The government of Punjab has announced to end subsidy on Metro Bus fares that cost billions of rupees annually.
This means that around 331,000 passengers, who travel by metro buses in Lahore, Rawalpindi and Multan every day, will now have to pay more than the current fares so that the government can cut its fiscal deficit.
The decision was announced by the Punjab Finance Minister Makhdoom Hashim Bakht in a brief press talk on Thursday.
Hashim told the media that the provincial government bears a burden of Rs 12 billion every year in terms of fare subsidy on Lahore, Multan and Rawalpindi Metro projects.
“Lahore Metro Bus Service from now onwards, being run from Shahdara to Gajjumata, would be charged on a stop-to-stop basis,” Bakht said.
Bakht maintained that ‘these rationalization cuts in fares’ would not burden the masses, and the government subsidy, will also decrease.
PML-N has reacted strongly, as expected, as the Metro projects were its brainchild. It argues that the cut in fare subsidy on these projects will put more burden on the masses and will add to their financial woes. PML-N leaders criticized the PTI government’s decision as one against the universal norms. Pakistan Peoples Party (PPP) is yet to break its silence on this issue.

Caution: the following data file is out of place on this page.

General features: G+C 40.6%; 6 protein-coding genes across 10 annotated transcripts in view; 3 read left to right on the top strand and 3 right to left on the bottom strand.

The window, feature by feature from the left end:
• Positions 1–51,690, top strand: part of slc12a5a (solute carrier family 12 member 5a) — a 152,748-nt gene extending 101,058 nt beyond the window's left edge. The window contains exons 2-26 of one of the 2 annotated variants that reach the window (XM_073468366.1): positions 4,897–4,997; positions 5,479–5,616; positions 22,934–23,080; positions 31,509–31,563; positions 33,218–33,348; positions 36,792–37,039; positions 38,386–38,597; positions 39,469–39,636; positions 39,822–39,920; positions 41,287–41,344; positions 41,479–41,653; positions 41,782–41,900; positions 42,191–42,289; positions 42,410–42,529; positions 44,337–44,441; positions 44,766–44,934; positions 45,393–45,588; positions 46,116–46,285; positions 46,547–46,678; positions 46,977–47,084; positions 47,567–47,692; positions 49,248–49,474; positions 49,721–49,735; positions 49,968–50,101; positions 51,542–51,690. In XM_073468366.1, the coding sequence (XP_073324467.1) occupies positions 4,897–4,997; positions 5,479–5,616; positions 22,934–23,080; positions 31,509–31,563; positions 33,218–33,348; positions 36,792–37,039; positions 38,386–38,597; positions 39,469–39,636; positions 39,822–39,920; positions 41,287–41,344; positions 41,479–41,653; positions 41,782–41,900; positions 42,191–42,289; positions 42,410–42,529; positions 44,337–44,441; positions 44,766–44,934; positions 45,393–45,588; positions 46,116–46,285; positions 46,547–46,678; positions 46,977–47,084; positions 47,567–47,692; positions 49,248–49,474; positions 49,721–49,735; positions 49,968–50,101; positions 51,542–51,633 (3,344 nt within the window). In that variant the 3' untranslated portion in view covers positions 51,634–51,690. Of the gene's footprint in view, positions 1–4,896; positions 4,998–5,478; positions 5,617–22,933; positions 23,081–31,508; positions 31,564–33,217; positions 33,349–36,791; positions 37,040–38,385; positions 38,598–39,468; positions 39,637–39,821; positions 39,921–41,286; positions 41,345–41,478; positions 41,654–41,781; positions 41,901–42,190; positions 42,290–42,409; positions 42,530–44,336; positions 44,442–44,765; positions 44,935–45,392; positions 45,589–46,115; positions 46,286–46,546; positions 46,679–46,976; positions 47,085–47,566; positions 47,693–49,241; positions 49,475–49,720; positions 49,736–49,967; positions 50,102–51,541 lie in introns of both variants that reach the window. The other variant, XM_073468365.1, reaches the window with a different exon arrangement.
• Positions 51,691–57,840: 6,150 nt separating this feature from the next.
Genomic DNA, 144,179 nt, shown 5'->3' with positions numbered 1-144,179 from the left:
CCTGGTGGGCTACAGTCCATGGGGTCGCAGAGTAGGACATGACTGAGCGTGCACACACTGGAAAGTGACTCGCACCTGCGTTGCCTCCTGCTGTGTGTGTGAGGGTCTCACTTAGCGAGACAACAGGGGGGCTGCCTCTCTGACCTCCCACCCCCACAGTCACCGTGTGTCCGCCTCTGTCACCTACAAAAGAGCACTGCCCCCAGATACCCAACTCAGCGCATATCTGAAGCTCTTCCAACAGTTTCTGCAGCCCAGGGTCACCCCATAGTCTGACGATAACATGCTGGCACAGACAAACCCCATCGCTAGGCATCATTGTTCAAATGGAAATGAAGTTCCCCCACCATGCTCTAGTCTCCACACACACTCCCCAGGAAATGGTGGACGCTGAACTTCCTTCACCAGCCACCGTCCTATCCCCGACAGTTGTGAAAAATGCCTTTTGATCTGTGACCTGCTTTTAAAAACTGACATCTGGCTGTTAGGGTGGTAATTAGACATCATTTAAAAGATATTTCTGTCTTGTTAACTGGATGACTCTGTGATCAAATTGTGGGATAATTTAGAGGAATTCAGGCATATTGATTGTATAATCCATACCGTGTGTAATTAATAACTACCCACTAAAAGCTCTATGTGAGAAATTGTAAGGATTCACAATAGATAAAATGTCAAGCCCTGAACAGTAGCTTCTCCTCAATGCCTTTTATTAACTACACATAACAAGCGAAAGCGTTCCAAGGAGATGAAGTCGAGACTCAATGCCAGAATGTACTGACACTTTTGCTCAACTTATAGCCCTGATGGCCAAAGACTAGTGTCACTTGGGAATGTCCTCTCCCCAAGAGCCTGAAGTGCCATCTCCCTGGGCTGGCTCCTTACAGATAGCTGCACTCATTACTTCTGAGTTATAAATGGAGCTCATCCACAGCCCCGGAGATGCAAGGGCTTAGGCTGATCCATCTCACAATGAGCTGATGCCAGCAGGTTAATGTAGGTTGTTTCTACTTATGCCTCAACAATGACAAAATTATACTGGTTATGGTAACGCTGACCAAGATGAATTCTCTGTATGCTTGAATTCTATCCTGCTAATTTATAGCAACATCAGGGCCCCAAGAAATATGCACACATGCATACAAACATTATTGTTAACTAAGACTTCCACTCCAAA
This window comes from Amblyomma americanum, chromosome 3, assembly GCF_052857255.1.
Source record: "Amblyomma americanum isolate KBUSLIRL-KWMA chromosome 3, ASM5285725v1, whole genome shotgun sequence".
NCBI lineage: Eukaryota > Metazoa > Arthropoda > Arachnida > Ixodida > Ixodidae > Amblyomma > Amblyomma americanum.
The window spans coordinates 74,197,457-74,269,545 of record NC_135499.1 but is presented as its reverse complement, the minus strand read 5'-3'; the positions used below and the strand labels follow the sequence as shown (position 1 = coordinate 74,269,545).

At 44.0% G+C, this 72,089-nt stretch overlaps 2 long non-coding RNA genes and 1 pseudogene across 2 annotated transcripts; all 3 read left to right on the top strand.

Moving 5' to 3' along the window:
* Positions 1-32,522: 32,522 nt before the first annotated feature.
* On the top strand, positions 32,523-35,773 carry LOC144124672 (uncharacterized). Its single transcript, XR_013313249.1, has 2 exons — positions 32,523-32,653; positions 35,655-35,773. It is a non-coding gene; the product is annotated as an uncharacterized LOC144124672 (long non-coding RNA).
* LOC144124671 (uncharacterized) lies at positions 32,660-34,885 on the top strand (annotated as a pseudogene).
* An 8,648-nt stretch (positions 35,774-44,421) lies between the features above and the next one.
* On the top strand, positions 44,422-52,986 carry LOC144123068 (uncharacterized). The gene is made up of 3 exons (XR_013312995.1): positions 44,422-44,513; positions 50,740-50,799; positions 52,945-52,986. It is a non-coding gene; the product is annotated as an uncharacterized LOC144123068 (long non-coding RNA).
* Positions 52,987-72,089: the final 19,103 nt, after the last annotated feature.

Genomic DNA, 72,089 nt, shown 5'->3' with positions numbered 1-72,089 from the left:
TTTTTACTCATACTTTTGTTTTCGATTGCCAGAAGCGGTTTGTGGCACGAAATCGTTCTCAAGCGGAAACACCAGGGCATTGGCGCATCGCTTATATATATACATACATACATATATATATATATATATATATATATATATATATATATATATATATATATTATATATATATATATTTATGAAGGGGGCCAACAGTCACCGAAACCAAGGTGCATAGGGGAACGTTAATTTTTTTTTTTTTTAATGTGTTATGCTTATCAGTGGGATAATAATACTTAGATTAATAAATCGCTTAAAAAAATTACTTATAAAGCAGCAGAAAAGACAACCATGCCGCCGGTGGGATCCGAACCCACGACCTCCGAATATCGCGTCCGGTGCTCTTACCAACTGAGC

Punjab Metro Bus Project
The PML-N-led government in Punjab, months before the general elections 2013, started a mass transit project in its political fort, Lahore. The idea was to give its supporters something that will make them forget the government’s failure in Sasti Roti, Peeli Taxi, Ashiyana Housing schemes and many more.
Lahore Metro Bus Service, launched in February 2013, covers the 27km-long route from Gajjumata to Shahdara. It was built with Rs 30 billion and causes approximately Rs 4.2 billion in an annual loss to the Punjab government.
Rawalpindi-Islamabad mass transit project was built at a cost of approximately Rs 39 billion and the government was paying a subsidy of Rs 2 billion on this project.
Multan metro project cost Rs 29 billion while the subsidy required to keep it going is Rs 2.1 billion annually.
Similarly, cost of the Orange Line project has reached Rs 250 billion, and it is yet to be finalized. When it comes to run this 27 Kilometre-long automated rapid transit project, it will put a burden of Rs 3.5 billion on the national exchequer.